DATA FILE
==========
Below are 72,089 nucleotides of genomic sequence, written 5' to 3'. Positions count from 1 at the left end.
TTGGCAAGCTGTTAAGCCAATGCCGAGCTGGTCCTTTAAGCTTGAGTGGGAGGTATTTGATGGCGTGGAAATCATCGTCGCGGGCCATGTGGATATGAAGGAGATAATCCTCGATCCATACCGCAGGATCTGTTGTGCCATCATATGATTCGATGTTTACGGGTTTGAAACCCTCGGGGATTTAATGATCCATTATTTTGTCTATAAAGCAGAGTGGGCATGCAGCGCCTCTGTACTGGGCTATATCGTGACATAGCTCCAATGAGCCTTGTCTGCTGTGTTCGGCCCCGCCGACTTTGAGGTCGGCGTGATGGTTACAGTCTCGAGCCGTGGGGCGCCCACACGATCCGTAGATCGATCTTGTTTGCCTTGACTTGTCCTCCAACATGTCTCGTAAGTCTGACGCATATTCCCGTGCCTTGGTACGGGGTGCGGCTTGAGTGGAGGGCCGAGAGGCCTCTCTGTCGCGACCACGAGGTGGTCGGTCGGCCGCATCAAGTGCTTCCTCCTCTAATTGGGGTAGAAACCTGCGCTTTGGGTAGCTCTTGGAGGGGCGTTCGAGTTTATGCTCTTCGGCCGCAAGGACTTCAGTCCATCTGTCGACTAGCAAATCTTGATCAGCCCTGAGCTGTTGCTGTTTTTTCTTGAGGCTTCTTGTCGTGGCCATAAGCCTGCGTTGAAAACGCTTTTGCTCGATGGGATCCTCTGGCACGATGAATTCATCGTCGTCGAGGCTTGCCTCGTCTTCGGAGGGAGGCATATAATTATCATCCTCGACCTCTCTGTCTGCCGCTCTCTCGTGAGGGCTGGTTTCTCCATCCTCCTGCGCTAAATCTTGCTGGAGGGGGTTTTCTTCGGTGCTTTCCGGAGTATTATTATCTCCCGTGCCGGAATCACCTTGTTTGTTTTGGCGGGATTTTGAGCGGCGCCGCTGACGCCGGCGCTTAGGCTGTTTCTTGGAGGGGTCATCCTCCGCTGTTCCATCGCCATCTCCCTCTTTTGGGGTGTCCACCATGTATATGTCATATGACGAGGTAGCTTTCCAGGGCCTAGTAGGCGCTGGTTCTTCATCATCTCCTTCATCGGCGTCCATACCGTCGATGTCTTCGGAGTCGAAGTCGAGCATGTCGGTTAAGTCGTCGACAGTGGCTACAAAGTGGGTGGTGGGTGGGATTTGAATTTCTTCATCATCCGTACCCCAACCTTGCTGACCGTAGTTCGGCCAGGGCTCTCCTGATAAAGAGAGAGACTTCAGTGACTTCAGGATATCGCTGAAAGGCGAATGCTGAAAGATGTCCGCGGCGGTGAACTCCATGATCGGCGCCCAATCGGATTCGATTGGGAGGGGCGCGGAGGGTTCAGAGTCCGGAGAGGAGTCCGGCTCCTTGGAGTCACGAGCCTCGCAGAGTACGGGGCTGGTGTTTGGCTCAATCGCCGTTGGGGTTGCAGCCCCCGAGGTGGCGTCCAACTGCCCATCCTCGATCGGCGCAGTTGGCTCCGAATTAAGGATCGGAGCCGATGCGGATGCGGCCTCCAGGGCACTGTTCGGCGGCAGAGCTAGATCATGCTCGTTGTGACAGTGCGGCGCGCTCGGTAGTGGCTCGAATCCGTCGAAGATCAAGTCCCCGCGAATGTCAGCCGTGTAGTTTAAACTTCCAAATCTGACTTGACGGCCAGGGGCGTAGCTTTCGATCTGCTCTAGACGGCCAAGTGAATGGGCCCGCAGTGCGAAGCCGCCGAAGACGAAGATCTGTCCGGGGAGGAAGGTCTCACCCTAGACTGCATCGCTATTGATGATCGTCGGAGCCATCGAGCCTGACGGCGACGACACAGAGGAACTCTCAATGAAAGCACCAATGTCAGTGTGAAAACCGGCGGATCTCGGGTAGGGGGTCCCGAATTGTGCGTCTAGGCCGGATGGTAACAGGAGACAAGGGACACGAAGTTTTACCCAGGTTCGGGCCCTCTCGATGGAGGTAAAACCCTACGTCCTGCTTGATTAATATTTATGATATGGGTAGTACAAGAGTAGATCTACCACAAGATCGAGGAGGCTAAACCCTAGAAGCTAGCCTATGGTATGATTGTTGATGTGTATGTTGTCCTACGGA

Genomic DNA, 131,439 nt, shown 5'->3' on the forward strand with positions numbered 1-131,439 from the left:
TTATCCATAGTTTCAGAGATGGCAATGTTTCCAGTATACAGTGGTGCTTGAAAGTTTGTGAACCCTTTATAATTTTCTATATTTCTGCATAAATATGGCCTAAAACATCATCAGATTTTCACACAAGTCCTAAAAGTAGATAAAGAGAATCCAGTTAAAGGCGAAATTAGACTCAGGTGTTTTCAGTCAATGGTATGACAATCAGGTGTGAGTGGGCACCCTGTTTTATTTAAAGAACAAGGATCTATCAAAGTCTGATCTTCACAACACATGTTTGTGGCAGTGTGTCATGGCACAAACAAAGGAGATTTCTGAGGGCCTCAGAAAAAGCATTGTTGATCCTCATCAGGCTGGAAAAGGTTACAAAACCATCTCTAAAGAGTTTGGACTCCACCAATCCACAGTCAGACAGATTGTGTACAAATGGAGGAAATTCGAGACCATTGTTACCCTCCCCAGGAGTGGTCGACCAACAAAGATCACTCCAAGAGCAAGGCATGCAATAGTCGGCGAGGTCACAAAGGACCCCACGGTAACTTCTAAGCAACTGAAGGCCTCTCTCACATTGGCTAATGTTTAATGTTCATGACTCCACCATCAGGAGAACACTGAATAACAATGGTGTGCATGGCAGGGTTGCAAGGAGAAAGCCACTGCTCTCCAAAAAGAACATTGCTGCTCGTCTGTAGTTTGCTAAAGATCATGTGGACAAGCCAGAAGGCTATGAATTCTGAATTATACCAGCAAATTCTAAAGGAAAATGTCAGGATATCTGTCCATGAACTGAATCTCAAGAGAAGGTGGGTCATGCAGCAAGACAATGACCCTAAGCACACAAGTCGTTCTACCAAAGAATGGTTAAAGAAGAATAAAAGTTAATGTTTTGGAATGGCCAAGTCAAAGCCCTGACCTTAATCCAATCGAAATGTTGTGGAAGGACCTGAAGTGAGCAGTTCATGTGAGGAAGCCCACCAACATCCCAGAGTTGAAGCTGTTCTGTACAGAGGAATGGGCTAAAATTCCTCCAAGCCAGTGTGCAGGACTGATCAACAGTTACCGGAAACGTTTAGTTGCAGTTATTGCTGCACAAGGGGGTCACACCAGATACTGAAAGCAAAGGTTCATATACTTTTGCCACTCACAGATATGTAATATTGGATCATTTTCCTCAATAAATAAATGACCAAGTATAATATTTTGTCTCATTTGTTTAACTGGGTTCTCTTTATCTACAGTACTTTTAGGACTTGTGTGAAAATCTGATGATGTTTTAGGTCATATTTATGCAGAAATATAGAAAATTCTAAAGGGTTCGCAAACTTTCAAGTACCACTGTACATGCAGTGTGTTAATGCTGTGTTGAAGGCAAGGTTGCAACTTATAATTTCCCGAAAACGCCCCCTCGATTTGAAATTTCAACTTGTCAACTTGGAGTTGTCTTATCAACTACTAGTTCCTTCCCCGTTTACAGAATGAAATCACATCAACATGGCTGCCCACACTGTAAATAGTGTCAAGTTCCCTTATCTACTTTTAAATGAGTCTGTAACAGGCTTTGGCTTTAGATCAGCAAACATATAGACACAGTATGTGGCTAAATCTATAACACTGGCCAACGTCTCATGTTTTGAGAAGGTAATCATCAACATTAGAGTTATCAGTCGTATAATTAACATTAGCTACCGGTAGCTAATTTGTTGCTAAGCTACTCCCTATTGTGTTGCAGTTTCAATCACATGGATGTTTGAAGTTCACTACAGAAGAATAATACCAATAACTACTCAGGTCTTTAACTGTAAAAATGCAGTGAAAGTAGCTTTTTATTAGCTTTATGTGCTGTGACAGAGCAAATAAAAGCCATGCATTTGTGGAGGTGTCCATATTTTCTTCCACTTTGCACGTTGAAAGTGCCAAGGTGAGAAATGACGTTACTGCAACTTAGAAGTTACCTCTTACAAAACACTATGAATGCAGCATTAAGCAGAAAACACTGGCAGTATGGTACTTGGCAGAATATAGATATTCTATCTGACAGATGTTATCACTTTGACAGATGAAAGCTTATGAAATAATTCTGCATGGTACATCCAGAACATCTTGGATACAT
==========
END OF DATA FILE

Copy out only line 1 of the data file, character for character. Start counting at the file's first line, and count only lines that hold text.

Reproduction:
Below are 72,089 nucleotides of genomic sequence, written 5' to 3'. Positions count from 1 at the left end.